HONG KONG (Reuters Breakingviews) - A U.S. setback for China Mobile could set a precedent. The Chinese telecoms operator’s application to offer international calls from America is likely to be rejected, after seven years mouldering in the Federal Communications Commission’s inbox. With a unit of the Commerce Department recommending an FCC veto based on security concerns, a campaign to cramp Beijing’s ability to monitor overseas traffic from Chinese companies and individuals could be getting underway.
The $180 billion carrier makes almost all of its money inside the People’s Republic, and most of that from data. So China Mobile’s inability to win a so-called Section 214 licence will be financially negligible. However, there are broader implications.
As more Chinese individuals and companies move overseas, the Communist Party has intensified efforts to keep them in line. That’s easier if communications pass through Chinese-owned networks. Thus, a traveller in the United States brings the government’s internet firewall with them; a China Mobile user visiting Washington, D.C. can get roaming data through AT&T, but their SIM card will still block access to Google or Facebook, even if they stand on the White House lawn. At the same time, Beijing worries that U.S. intelligence could monitor messages between, say, Bank of China’s New York offices and headquarters.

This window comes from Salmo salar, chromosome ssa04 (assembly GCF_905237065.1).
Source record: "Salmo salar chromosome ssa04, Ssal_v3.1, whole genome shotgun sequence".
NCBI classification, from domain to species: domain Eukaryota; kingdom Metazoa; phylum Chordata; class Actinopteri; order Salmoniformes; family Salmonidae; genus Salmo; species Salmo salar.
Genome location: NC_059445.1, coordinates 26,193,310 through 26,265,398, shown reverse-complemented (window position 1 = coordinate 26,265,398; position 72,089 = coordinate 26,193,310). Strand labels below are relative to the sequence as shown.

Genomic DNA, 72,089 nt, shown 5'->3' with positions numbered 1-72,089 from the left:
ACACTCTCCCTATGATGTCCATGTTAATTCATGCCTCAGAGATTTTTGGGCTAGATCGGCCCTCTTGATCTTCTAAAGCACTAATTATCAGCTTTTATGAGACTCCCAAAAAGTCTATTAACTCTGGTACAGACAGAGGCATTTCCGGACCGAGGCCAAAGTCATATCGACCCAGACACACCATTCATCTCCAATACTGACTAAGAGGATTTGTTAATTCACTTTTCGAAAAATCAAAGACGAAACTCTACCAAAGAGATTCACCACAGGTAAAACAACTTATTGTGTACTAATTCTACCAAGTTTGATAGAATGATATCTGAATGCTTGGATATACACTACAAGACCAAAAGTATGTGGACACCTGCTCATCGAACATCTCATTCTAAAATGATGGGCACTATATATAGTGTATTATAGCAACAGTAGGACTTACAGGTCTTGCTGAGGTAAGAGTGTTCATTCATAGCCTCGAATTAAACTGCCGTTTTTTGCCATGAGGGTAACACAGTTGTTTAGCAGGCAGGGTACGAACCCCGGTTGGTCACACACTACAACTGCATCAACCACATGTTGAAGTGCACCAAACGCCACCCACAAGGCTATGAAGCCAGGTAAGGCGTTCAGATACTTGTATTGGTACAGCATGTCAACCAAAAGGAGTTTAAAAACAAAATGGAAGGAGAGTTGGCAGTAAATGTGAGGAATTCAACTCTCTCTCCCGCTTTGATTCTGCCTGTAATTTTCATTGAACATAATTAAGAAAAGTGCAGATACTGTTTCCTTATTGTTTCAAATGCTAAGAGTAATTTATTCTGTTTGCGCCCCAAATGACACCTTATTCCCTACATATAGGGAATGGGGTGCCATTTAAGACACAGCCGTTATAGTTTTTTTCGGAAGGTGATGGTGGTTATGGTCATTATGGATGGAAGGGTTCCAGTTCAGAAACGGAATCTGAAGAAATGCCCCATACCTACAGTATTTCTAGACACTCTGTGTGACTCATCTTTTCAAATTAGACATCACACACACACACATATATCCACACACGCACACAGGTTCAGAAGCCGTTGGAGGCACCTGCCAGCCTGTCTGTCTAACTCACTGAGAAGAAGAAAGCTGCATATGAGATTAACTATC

Similarly, Chinese people can’t load foreign messaging services like Facebook’s WhatsApp while roaming, but they can still use Tencent’s WeChat - by far the most popular communications tool in China, but one which is monitored and censored.
American concerns about Chinese espionage include worries about Beijing’s hold over its citizens in the United States. Thus, it’s unlikely the U.S. response will end with rejecting this application. Identical licences held by fellow state telecoms champions China Unicom and China Telecom might be revoked next. And having hammered telecoms equipment maker ZTE for sanctions-busting, Washington may start eyeing the U.S. operations of tech giants Alibaba and Tencent. Doing so wouldn’t have much economic impact, but it would touch Beijing in a very sensitive spot.
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